I am not sure how many tents were at the Ellipse, but different divisions of the parade were in different tents. We shared our tent with a Marine contingent, some fire fighters, and a number of high school and college bands. We ate our lunches in the tent and watched the inauguration on large screen TVs. Since I had eaten breakfast at the hotel, I ate my boxed breakfast for lunch and saved my lunch for supper, which turned out to be a wise decision. Sometime after the swearing in, our military escort instructed us to get ready to march. People holding a Peace Corps banner led the group; the flags of the original Peace Corps countries followed; and the rest of us fell in line in rows of 9 in alphabetical order by country. I was between Liberia and Kazakhstan, which Jane pointed out when I got home was not alphabetical order. Once we started marching, any semblance of order disappeared, but the wind was blowing briskly, so the flags were flying. We made a colorful group. We "marched" down Constitution Avenue for a ways and stopped. For the next couple of hours, we went almost nowhere. For a while we would march ten or twenty yards and stop. Finally we just stopped. The temperature at the start was around freezing; it dropped steadily. The sun was out, but any benefit was blown away by the wind. It was cold. Initially Peace Corps had told us we could not have cell phones during the parade. We revolted, and they changed the instruction to we could not "use" cell phones during the parade. After a while, people began getting text messages and calls about Sen. Kennedy's seizure at the post-inaugural lunch. Once he was taken to the hospital, we thought we would be on the move again. Nothing happened. Then Obama left the Capitol to go to the reviewing stand at the White House. His decision to get out of the car and walk at several points in the parade I am sure endeared him to the people watching on TV and the people along Pennsylvania Avenue, but those of us on Constitution Avenue were re-considering our votes. At one point, one of the Peace Corps organizers called for everyone carrying a flag, which was virtually all of us, to gather round. We thought he had information, but he just wanted us to keep him warm. We huddled tightly together like emperor penguins in "March of the Penguins." It worked--at least for those of us near the center. The band behind us saw what we were doing and joined in.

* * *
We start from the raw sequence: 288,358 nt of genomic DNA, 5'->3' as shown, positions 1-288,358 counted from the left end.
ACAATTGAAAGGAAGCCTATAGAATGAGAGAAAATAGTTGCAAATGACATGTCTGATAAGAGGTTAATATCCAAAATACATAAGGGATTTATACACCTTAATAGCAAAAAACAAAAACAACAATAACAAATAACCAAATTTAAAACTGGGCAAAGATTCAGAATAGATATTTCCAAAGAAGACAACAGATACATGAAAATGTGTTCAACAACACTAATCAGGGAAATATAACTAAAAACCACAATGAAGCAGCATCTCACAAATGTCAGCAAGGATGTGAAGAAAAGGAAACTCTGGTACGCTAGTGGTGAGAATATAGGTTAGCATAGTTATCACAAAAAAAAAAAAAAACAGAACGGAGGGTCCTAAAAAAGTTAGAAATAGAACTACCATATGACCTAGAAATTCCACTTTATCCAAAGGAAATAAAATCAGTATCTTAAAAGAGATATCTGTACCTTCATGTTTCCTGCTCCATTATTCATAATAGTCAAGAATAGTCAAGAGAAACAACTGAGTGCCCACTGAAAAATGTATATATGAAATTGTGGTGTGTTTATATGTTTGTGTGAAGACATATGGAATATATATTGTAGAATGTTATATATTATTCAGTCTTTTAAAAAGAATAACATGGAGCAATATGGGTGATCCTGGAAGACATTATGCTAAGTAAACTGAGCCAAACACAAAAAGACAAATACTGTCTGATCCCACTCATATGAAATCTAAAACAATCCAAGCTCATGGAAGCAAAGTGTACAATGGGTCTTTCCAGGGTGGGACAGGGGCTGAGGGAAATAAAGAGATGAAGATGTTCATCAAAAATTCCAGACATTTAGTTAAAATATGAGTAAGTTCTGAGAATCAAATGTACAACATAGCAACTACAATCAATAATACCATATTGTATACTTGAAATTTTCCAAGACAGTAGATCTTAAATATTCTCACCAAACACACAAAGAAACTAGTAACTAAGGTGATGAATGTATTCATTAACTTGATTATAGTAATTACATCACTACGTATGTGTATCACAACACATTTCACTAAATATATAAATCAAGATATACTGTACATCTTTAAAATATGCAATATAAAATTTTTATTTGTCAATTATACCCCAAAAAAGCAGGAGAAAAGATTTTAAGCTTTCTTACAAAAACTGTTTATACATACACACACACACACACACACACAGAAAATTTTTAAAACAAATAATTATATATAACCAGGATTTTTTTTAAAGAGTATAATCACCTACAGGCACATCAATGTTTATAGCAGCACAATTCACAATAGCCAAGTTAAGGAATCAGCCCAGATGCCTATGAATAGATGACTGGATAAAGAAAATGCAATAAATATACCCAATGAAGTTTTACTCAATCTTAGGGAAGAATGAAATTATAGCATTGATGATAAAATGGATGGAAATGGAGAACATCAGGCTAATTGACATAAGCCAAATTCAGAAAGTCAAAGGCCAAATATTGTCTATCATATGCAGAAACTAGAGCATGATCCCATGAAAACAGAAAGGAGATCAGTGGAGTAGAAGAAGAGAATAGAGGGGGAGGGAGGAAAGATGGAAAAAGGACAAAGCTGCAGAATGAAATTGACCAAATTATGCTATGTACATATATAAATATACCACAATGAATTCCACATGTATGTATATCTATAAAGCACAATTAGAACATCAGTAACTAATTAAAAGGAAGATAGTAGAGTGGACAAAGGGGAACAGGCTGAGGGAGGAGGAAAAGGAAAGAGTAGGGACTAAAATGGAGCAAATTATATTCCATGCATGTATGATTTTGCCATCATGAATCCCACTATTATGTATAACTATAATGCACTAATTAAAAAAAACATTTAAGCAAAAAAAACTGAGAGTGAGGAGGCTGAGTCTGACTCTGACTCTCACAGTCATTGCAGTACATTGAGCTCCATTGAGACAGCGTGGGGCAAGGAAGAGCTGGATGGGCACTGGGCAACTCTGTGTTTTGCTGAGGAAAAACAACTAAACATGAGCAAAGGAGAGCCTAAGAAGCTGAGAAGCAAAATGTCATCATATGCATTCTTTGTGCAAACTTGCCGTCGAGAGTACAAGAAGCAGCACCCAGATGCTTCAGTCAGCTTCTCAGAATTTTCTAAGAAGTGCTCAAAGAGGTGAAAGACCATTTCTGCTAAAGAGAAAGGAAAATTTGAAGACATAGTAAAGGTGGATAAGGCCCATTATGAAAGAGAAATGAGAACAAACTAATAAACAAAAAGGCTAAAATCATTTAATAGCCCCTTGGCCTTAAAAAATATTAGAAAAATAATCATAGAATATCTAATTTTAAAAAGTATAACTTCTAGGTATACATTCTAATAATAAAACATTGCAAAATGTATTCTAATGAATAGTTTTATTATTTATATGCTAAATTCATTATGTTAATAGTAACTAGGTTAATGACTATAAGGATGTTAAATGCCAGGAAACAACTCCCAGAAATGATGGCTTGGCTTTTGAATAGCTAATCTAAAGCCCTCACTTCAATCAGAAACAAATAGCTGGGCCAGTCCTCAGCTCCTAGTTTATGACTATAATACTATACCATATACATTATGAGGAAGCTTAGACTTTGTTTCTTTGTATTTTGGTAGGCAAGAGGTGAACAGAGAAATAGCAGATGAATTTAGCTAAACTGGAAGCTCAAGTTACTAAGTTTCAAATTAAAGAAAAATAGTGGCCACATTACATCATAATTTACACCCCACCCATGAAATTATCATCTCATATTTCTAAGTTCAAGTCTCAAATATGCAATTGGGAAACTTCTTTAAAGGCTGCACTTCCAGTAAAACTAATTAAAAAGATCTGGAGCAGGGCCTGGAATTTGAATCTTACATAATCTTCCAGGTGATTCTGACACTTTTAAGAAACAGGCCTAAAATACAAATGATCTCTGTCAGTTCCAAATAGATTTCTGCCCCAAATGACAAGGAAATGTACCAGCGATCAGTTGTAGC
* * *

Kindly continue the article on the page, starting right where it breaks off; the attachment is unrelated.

By the time we started marching, the sun had almost set. When we made the turn onto Pennsylvania Avenue, we were met with empty bleachers. The crowds had left. A friend of mine, who knew I was in the parade, waved to me from the curb in front of his office. The farther down Pennsylvania Avenue we got, the darker it got. By the time we reached the reviewing stand at the White House, night had fallen, but seeing the President and the First Lady was the highlight of the day. The reviewing stand was on the edge of the line of march. The President, Vice President, and their wives were in the front row. We were only a few yards away. We could not stop or take pictures. Peace Corps had made clear that the Secret Service would treat any camera or cell phone pointed toward the president as a "hostile act." Since we were not playing instruments, we could wave to the President, and he waved back. He seemed to enjoy the "conversation" as much as we did.